Criminal Court (ICC), a legal body created in 2000 by a majority of world countries signing and ratifying the Rome Statue treaty, and which is headquartered in the Hague, the Netherlands, is now deciding whether to investigate and prosecute members of the United States military and the CIA for war crimes and crimes against humanity (including torture of prisoners) in connection with the continuing war in Afghanistan (Imagine U.S. military personnel in the defendants’ docket in the movie “Judgment at Nuremburg,” instead of the German people). The decision will be made and published before the end of 2018.
The ICC is sometimes confused with the ICJ, or International Court of Justice (the UN-based court through which CARICOM is pursuing international reparations). But the latter deals directly with investigating country to country issues, while the ICC—independent of the United Nations– deals with individuals who are citizens or residents in member countries. Thus, for instance, if the ICC decided to investigate, prosecute and punish those suspected of war crimes and/or crimes against humanity, the sanctions or punishments (including jail and other actions) would be applied to individuals.
Member countries, for example, would be required to arrest individuals traveling through their countries who have been indicted or found guilty by the ICC courts. The ICC focuses on and has international jurisdiction over genocide, crimes against humanity and war crimes committed by citizens of countries which are signatories of the Rome Statue treaty or within the territory of such nations. Signatory countries are legally obligated to cooperate with the ICC when the ICC requires it.
The United States, which is not a ratifying member of the ICC (former President Clinton signed the Rome Statue, but the U.S. Senate never ratified the treaty) has predictably issued strong denunciations of even the possibility of the ICC investigating the actions of the U.S. Military.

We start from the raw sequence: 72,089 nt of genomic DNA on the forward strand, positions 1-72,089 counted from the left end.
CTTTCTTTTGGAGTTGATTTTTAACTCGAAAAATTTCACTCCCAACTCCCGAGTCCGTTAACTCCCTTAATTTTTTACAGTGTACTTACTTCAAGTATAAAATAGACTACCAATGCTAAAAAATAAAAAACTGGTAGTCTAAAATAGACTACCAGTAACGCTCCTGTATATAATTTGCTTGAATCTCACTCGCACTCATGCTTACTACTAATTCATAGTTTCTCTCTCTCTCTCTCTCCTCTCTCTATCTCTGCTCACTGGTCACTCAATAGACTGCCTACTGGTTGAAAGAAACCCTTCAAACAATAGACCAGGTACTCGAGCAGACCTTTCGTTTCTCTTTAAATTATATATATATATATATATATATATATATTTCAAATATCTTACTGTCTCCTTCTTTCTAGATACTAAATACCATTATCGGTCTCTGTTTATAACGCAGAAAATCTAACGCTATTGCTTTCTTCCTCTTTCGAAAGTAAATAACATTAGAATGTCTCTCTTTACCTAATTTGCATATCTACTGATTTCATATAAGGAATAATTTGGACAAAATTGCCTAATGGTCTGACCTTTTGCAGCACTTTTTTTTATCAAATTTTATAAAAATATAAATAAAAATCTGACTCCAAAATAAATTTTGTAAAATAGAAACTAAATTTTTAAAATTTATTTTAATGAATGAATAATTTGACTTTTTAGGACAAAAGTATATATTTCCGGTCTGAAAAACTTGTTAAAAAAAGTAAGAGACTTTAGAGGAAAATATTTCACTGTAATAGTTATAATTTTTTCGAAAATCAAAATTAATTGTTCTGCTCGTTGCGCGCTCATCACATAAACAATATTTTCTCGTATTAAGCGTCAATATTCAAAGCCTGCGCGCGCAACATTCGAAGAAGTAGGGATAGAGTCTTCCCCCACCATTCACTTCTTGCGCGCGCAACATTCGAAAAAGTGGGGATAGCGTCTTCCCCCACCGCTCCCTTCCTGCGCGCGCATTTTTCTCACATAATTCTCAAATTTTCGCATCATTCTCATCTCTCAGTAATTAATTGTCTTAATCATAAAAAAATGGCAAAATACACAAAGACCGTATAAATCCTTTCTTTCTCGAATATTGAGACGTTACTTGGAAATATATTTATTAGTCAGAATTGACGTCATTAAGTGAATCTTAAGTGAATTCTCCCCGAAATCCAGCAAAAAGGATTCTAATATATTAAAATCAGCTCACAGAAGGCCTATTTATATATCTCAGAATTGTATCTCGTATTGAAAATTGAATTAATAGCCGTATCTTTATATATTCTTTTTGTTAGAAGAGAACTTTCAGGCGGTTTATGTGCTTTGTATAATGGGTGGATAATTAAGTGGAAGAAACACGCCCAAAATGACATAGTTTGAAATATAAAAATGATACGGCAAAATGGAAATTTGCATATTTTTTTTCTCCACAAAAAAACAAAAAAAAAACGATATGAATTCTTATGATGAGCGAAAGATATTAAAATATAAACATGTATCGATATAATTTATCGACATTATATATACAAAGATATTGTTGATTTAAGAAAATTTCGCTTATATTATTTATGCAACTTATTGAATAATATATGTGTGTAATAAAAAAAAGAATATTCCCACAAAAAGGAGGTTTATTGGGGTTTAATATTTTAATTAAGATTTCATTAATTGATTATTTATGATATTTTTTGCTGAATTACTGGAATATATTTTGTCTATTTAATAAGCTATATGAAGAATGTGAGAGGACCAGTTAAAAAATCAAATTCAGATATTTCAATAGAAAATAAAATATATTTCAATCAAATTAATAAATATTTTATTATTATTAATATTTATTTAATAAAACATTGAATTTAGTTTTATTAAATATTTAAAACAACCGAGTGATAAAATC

John Bolton, the current National Security Advisor for the U.S., has, for example, recently gone beyond mere protest and issued threats of severe action against any ICC judges and/or prosecutors involved in either granting permission to investigate the US army/ CIA for war crimes in Afghanistan, or that become involved in carrying out such investigations. Bolton said the U.S. would block the entry of such ICC judges into the US, sanction such ICC personnel from using U.S. banks, and even threatened to prosecute ICC personnel in U.S. courts. He even took it further and said that, “any American company or state that assists an ICC investigation of Americans, would also be prosecuted in US courts.”
Most of Bolton’s threats, however, are toothless. The ICC has international legality, with over 123-member countries. If the U.S. itself were a member of the ICC it would, perhaps, have more leverage on this issue. But, alas, it is not.
This is an interesting turn of events in which the bully seems to be getting out-bullied. If such investigations of U.S. military actions commence, this situation may even be the spark that leads to the U.S. finally ending its participation in this very longest of American wars. Either way it goes, here is another international issue which the Trump administration does not seem prepared to handle besides saber-rattling and threats to do harm to judges and prosecutors.
This reputation of always criticizing, confronting and deriding justice systems may be one this administration (and perhaps succeeding ones from the U.S.) will not ever be able to shake off. That would truly be memorable for the country that has long basked in the reputation as the international force of good in the world.
Score another plaudit for ‘Make America First Again.’
Professor David L. Horne is founder and executive director of PAPPEI, the Pan African Public Policy and Ethical Institute, which is a new 501(c)(3) pending community-based organization or non-governmental organization (NGO). It is the stepparent organization for the California Black Think Tank which still operates and which meets every fourth Friday.
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